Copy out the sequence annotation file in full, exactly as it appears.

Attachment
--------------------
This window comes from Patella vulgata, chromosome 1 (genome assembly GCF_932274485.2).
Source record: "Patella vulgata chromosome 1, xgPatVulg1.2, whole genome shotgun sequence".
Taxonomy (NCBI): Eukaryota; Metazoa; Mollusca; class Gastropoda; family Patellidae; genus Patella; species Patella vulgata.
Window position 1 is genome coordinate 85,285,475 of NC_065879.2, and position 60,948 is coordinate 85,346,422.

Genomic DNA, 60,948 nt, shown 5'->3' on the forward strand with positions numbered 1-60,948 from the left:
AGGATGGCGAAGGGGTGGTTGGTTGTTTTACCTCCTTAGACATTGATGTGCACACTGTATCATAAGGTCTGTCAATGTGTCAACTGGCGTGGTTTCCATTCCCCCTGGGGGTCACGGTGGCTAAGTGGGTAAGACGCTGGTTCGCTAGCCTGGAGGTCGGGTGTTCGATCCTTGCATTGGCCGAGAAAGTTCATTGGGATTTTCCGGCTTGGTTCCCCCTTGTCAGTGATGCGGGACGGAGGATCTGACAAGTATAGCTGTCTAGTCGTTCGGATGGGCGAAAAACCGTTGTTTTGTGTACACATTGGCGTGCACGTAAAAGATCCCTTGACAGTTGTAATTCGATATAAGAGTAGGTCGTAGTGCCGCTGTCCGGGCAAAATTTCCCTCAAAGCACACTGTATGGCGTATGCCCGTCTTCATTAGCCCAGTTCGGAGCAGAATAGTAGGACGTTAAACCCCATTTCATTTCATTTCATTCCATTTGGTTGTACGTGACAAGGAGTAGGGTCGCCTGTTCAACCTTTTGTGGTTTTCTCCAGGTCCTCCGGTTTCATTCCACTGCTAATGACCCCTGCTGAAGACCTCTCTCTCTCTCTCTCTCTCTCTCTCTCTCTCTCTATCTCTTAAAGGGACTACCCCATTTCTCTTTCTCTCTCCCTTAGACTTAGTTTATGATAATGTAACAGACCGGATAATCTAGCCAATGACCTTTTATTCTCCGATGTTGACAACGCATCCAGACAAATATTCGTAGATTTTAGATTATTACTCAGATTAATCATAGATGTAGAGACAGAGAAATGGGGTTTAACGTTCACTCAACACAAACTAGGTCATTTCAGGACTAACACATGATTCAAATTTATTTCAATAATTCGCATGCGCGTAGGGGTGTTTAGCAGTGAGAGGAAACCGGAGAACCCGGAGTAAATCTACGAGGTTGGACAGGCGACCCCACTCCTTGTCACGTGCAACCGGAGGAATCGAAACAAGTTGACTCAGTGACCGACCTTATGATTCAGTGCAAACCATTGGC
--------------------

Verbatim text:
This window comes from Patella vulgata, chromosome 1 (genome assembly GCF_932274485.2).
Source record: "Patella vulgata chromosome 1, xgPatVulg1.2, whole genome shotgun sequence".
Taxonomy (NCBI): Eukaryota; Metazoa; Mollusca; class Gastropoda; family Patellidae; genus Patella; species Patella vulgata.
Window position 1 is genome coordinate 85,285,475 of NC_065879.2, and position 60,948 is coordinate 85,346,422.

Genomic DNA, 60,948 nt, shown 5'->3' on the forward strand with positions numbered 1-60,948 from the left:
AGGATGGCGAAGGGGTGGTTGGTTGTTTTACCTCCTTAGACATTGATGTGCACACTGTATCATAAGGTCTGTCAATGTGTCAACTGGCGTGGTTTCCATTCCCCCTGGGGGTCACGGTGGCTAAGTGGGTAAGACGCTGGTTCGCTAGCCTGGAGGTCGGGTGTTCGATCCTTGCATTGGCCGAGAAAGTTCATTGGGATTTTCCGGCTTGGTTCCCCCTTGTCAGTGATGCGGGACGGAGGATCTGACAAGTATAGCTGTCTAGTCGTTCGGATGGGCGAAAAACCGTTGTTTTGTGTACACATTGGCGTGCACGTAAAAGATCCCTTGACAGTTGTAATTCGATATAAGAGTAGGTCGTAGTGCCGCTGTCCGGGCAAAATTTCCCTCAAAGCACACTGTATGGCGTATGCCCGTCTTCATTAGCCCAGTTCGGAGCAGAATAGTAGGACGTTAAACCCCATTTCATTTCATTTCATTCCATTTGGTTGTACGTGACAAGGAGTAGGGTCGCCTGTTCAACCTTTTGTGGTTTTCTCCAGGTCCTCCGGTTTCATTCCACTGCTAATGACCCCTGCTGAAGACCTCTCTCTCTCTCTCTCTCTCTCTCTCTCTCTCTCTATCTCTTAAAGGGACTACCCCATTTCTCTTTCTCTCTCCCTTAGACTTAGTTTATGATAATGTAACAGACCGGATAATCTAGCCAATGACCTTTTATTCTCCGATGTTGACAACGCATCCAGACAAATATTCGTAGATTTTAGATTATTACTCAGATTAATCATAGATGTAGAGACAGAGAAATGGGGTTTAACGTTCACTCAACACAAACTAGGTCATTTCAGGACTAACACATGATTCAAATTTATTTCAATAATTCGCATGCGCGTAGGGGTGTTTAGCAGTGAGAGGAAACCGGAGAACCCGGAGTAAATCTACGAGGTTGGACAGGCGACCCCACTCCTTGTCACGTGCAACCGGAGGAATCGAAACAAGTTGACTCAGTGACCGACCTTATGATTCAGTGCAAACCATTGGC